Uncompleted Transitions into the Host Country

The invention of jet airplanes made it possible to cross oceans and continents in hours instead of weeks or months.  Short-term service trips a week or two long became common.  The people leaving had no intention of fully entering the host country because they remained in “vacation mode” while they were there.

Even “career” cross-cultural workers anywhere in the world knew that they could get “home” in hours, and they sometimes did.  Some still fully entered their host cultures and returned to their passport countries only for special events such as weddings, funerals, and graduations.  Others never fully entered their host countries but lived in their two worlds successively, coming home every summer for several weeks or months.  They were never quite full time in either host or passport country, but part-time in each.

Living in Two Worlds Simultaneously

The invention of the telegraph and telephone made communication possible, but it was quite expensive, not available in many places, and or relatively poor quality.  However, the digital age came about the turn of the 21st century, and its amenities were available most places cross-cultural workers served, inexpensive, and of excellent quality.  It made communication with people back “home” commonplace.    Some popular options became available.

  • Email allows one to send written materials and images to someone’s computer where it is available whenever the person checks the mail.
  • Instant messaging allows two people to send and receive written messages to each other live, while both are online
  • Voice over Internet Protocol (VoIP) allows people to converse orally while both are online, and they can even simultaneously see each other visually if they both have webcams and a fast enough connection.
  • Facebook allows people to post written information and images on their page and allow their “friends” to access it.
  • Twitter enables people to send short text messages to whoever wants to receive them, often items about everyday life.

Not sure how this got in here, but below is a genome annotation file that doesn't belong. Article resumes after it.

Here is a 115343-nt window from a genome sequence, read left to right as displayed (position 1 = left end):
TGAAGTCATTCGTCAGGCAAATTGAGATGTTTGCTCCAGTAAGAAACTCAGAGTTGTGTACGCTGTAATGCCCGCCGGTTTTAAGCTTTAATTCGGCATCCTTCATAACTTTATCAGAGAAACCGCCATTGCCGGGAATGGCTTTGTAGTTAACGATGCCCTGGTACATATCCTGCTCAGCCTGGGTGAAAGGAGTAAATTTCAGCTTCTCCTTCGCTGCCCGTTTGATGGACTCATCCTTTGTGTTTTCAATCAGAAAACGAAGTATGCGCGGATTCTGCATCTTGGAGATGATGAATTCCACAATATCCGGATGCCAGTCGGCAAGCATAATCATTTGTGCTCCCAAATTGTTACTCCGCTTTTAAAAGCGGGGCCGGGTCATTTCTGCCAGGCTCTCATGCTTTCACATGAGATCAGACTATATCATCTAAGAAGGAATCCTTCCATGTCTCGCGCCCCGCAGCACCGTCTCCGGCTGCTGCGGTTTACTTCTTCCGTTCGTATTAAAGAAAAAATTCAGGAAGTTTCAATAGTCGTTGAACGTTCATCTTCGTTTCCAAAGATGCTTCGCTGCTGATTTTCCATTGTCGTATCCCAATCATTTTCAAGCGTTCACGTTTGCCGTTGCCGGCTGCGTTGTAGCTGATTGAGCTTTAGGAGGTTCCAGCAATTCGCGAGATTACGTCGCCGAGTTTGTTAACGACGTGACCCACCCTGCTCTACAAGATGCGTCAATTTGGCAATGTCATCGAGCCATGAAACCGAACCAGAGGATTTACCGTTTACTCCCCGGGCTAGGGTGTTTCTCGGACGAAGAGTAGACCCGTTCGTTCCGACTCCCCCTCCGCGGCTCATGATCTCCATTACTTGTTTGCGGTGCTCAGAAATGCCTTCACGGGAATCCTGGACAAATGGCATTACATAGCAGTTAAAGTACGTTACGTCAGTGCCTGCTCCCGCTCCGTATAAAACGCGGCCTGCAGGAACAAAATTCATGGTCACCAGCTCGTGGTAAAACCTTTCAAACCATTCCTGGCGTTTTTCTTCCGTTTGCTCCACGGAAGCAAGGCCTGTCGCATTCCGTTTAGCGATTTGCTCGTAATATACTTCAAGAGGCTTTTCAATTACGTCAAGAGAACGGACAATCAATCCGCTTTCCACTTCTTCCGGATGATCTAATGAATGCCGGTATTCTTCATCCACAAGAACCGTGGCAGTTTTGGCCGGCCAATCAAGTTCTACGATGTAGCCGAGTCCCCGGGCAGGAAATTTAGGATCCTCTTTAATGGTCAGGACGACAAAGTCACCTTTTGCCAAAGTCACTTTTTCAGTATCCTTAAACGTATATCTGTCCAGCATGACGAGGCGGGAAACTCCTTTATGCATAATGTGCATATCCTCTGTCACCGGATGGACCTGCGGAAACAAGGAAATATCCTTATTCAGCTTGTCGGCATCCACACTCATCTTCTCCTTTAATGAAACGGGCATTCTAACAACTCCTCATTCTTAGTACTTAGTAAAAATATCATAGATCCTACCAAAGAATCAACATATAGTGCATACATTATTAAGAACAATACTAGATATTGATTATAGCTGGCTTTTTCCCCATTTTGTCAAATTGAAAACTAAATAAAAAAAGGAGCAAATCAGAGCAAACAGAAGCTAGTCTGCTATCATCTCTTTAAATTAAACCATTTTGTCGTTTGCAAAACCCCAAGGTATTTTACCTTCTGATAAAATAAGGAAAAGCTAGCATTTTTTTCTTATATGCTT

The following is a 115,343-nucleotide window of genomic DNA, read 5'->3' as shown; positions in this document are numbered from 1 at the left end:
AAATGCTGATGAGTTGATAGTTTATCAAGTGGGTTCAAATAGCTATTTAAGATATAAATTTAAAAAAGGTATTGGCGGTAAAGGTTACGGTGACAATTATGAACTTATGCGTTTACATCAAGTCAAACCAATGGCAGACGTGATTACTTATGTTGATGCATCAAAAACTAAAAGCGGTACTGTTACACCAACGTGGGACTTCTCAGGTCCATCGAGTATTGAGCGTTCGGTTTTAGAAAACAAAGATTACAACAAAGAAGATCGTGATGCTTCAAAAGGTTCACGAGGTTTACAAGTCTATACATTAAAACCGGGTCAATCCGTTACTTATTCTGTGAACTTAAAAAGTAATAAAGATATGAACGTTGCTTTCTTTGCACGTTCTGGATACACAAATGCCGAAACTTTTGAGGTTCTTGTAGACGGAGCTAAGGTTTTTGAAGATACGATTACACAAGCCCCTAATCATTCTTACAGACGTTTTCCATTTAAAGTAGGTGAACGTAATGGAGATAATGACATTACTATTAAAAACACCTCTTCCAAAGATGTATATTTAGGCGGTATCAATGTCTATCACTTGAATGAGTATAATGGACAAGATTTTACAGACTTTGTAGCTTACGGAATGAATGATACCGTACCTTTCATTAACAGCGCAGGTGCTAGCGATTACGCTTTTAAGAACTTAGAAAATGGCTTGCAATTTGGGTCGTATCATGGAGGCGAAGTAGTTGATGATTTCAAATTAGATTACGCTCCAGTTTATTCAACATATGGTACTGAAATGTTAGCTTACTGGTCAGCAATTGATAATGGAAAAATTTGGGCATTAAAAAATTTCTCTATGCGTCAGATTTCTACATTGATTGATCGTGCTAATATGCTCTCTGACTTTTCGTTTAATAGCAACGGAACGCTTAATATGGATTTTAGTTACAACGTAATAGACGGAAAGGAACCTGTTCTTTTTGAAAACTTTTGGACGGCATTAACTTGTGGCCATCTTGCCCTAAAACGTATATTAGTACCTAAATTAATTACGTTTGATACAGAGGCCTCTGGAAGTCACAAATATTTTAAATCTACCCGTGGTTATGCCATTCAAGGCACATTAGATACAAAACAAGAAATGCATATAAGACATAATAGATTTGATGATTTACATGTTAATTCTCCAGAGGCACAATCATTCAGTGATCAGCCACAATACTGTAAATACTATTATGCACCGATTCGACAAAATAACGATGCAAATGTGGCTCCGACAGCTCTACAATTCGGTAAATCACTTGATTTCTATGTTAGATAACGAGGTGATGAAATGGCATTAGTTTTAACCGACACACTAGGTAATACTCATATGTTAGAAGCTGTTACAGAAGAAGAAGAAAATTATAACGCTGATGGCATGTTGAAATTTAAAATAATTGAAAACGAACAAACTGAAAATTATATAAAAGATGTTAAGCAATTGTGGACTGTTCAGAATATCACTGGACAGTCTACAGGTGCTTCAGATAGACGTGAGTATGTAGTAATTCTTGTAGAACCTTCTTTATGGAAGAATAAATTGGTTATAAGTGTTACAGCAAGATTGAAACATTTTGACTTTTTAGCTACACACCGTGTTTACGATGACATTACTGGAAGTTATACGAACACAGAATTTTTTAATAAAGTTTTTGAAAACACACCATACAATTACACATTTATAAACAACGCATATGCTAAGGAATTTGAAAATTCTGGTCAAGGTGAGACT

Today it is no longer necessary for people to travel back to their passport cultures to keep up-to-date (even up to the minute) on what their friends are doing back there.  Information is posted on Facebook, in an email, or even available as twitter on cell phones.  No transitions need be completed because people can live simultaneously in two or more cultures.  This has both advantages and parallel disadvantages.


  1. Living in two cultures is advantageous for projects involving “things” such as constructing buildings, installing radio stations, and cataloging library books.
  2. It is a plus for being available for assistance on making decisions, and supplying information.
  3. It is an asset for in-and-out projects that do not involve learning the language and the culture.  People do not have to put in the years it takes to learn these, so they can accomplish more in less time
  4. It is good for people who can keep up on issues in their passport culture so that changing cultures on reentry is not as much of a shock as when they had no contact with it for several years.


  1. Such a lifestyle is a hindrance for projects involving people, such as building relationships, discipling, and mentoring.
  2. It is a minus for not letting someone get a time of rest from problems while on assignment elsewhere.  Furthermore, field directors who complained about decisions by people far away making decisions without really understanding may find themselves doing the same thing.
  3. It is a liability for people who do not understand the culture because they may offend nationals by something as simple as using a gesture which is a sign of approval in one culture but obscene in another.
  4. It is difficult for people who find themselves marginalized in both cultures, not really fitting in with either.  For years we have referred to TCKs as growing up between cultures.  These people are living between cultures with lack of a clear identity in either.


Uncompleted transitions have good and bad points.  They may not only give people more of a sense of accomplishment for what they do but also give them a feeling of a lack of identity because they don’t fit anywhere.


Ronald Koteskey is
Member Care Consultant
GO International